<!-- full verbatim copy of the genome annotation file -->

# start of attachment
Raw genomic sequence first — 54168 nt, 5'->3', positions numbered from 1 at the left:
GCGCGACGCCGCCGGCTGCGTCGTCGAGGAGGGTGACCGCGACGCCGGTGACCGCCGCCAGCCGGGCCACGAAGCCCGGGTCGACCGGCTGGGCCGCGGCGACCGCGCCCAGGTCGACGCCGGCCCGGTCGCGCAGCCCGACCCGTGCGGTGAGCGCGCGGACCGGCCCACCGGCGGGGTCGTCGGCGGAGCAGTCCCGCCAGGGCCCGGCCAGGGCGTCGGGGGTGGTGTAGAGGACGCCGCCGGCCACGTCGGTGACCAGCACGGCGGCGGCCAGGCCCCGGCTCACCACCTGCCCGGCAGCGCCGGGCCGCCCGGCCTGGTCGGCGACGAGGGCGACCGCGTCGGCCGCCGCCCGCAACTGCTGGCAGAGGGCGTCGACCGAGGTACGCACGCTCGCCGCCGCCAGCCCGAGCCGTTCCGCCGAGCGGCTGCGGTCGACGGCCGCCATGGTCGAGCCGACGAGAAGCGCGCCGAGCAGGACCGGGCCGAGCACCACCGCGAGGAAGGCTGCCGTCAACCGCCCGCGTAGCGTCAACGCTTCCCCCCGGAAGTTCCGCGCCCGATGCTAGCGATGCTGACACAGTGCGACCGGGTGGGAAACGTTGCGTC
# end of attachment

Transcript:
Raw genomic sequence first — 54168 nt, 5'->3', positions numbered from 1 at the left:
GCGCGACGCCGCCGGCTGCGTCGTCGAGGAGGGTGACCGCGACGCCGGTGACCGCCGCCAGCCGGGCCACGAAGCCCGGGTCGACCGGCTGGGCCGCGGCGACCGCGCCCAGGTCGACGCCGGCCCGGTCGCGCAGCCCGACCCGTGCGGTGAGCGCGCGGACCGGCCCACCGGCGGGGTCGTCGGCGGAGCAGTCCCGCCAGGGCCCGGCCAGGGCGTCGGGGGTGGTGTAGAGGACGCCGCCGGCCACGTCGGTGACCAGCACGGCGGCGGCCAGGCCCCGGCTCACCACCTGCCCGGCAGCGCCGGGCCGCCCGGCCTGGTCGGCGACGAGGGCGACCGCGTCGGCCGCCGCCCGCAACTGCTGGCAGAGGGCGTCGACCGAGGTACGCACGCTCGCCGCCGCCAGCCCGAGCCGTTCCGCCGAGCGGCTGCGGTCGACGGCCGCCATGGTCGAGCCGACGAGAAGCGCGCCGAGCAGGACCGGGCCGAGCACCACCGCGAGGAAGGCTGCCGTCAACCGCCCGCGTAGCGTCAACGCTTCCCCCCGGAAGTTCCGCGCCCGATGCTAGCGATGCTGACACAGTGCGACCGGGTGGGAAACGTTGCGTC